alex − the lexical analyser generator for Haskell
alex [OPTION]... file [OPTION]...
This manual page documents briefly the alex command.
This manual page was written for the Debian GNU/Linux distribution because the original program does not have a manual page. Instead, it has documentation in various other formats, including DVI, Info and HTML; see below.
Alex is a lexical analyser generator system for Haskell. It is similar to the tool lex or flex for C/C++.
Input files are expected to be of the form file.x and alex will produce output in file.y
Caveat: When using hbc (Chalmers Haskell) the command argument structure is slightly different. This is because the hbc run time system takes some flags as its own (for setting things like the heap size, etc). This problem can be circumvented by adding a single dash (‘-’) to your command line. So when using a hbc generated version of Alex, the argument structure is:
alex − [OPTION]... file [OPTION]...
The programs follow the usual GNU command line syntax, with long options starting with two dashes (‘--’). A summary of options is included below. For a complete description, see the other documentation.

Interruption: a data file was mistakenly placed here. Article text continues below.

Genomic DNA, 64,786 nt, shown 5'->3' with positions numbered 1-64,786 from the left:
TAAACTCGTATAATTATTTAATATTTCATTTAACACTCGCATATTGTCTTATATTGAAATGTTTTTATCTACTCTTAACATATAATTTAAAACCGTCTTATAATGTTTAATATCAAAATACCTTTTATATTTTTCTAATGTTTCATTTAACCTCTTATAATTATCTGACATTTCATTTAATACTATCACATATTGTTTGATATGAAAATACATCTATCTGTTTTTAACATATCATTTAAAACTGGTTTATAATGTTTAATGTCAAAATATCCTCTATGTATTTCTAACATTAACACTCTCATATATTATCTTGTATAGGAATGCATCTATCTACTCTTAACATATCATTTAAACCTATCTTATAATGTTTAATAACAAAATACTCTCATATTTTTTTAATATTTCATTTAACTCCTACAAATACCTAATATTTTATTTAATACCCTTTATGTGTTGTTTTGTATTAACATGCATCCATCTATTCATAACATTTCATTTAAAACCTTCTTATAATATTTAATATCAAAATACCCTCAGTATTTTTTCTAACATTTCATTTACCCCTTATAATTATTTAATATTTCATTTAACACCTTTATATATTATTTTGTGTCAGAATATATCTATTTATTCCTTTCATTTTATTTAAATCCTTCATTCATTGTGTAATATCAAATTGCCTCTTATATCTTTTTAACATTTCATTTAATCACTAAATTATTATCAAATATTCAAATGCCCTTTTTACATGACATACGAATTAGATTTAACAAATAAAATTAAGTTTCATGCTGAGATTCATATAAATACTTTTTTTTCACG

Instructs Alex to generate a lexer which will output debugging messages as it runs.
Instructs Alex to generate a lexer which is optimised for compiling with GHC. The lexer will be significantly more efficient, both in terms of the size of the compiled lexer and its runtime.
−o FILE, −−outfile=FILE
Specifies the filename in which the output is to be placed. By default, this is the name of the input file with the .x suffix replaced by .hs
−i [FILE], −−info[=FILE]
Produces a human-readable rendition of the state machine (DFA) that Alex derives from the lexer, in FILE (default: file.info where the input file is file.x ).
The format of the info file is currently a bit basic, and not particularly informative.
Print version information on standard output then exit successfully.
@DOCDIR@, the Alex homepage (http://haskell.org/alex/)
Alex Version @VERSION@
Copyright (c) 1995-2003, Chris Dornan and Simon Marlow
This manual page was written by Ian Lynagh <igloo AT debian DOT org>, based on the happy manpage, for the Debian GNU/Linux system (but may be used by others).